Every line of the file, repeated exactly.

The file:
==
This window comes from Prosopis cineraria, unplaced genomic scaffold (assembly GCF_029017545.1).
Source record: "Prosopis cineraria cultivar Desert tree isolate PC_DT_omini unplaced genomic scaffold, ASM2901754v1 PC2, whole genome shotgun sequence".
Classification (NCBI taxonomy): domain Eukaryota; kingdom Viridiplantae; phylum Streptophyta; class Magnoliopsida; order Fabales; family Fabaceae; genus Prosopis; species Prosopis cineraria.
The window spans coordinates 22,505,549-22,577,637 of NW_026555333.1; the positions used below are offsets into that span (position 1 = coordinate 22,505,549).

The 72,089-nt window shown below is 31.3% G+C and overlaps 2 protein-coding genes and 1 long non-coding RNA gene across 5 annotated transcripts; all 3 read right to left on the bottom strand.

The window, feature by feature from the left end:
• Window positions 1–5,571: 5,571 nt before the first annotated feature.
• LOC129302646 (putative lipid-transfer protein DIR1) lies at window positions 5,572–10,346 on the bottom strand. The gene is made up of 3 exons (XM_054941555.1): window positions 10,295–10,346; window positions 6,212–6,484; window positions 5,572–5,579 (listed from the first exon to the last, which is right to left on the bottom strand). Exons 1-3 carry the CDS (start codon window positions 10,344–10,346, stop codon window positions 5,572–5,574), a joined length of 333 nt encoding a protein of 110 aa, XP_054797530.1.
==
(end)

This window comes from Prosopis cineraria, unplaced genomic scaffold (assembly GCF_029017545.1).
Source record: "Prosopis cineraria cultivar Desert tree isolate PC_DT_omini unplaced genomic scaffold, ASM2901754v1 PC2, whole genome shotgun sequence".
Classification (NCBI taxonomy): domain Eukaryota; kingdom Viridiplantae; phylum Streptophyta; class Magnoliopsida; order Fabales; family Fabaceae; genus Prosopis; species Prosopis cineraria.
The window spans coordinates 22,505,549-22,577,637 of NW_026555333.1; the positions used below are offsets into that span (position 1 = coordinate 22,505,549).

The 72,089-nt window shown below is 31.3% G+C and overlaps 2 protein-coding genes and 1 long non-coding RNA gene across 5 annotated transcripts; all 3 read right to left on the bottom strand.

The window, feature by feature from the left end:
• Window positions 1–5,571: 5,571 nt before the first annotated feature.
• LOC129302646 (putative lipid-transfer protein DIR1) lies at window positions 5,572–10,346 on the bottom strand. The gene is made up of 3 exons (XM_054941555.1): window positions 10,295–10,346; window positions 6,212–6,484; window positions 5,572–5,579 (listed from the first exon to the last, which is right to left on the bottom strand). Exons 1-3 carry the CDS (start codon window positions 10,344–10,346, stop codon window positions 5,572–5,574), a joined length of 333 nt encoding a protein of 110 aa, XP_054797530.1.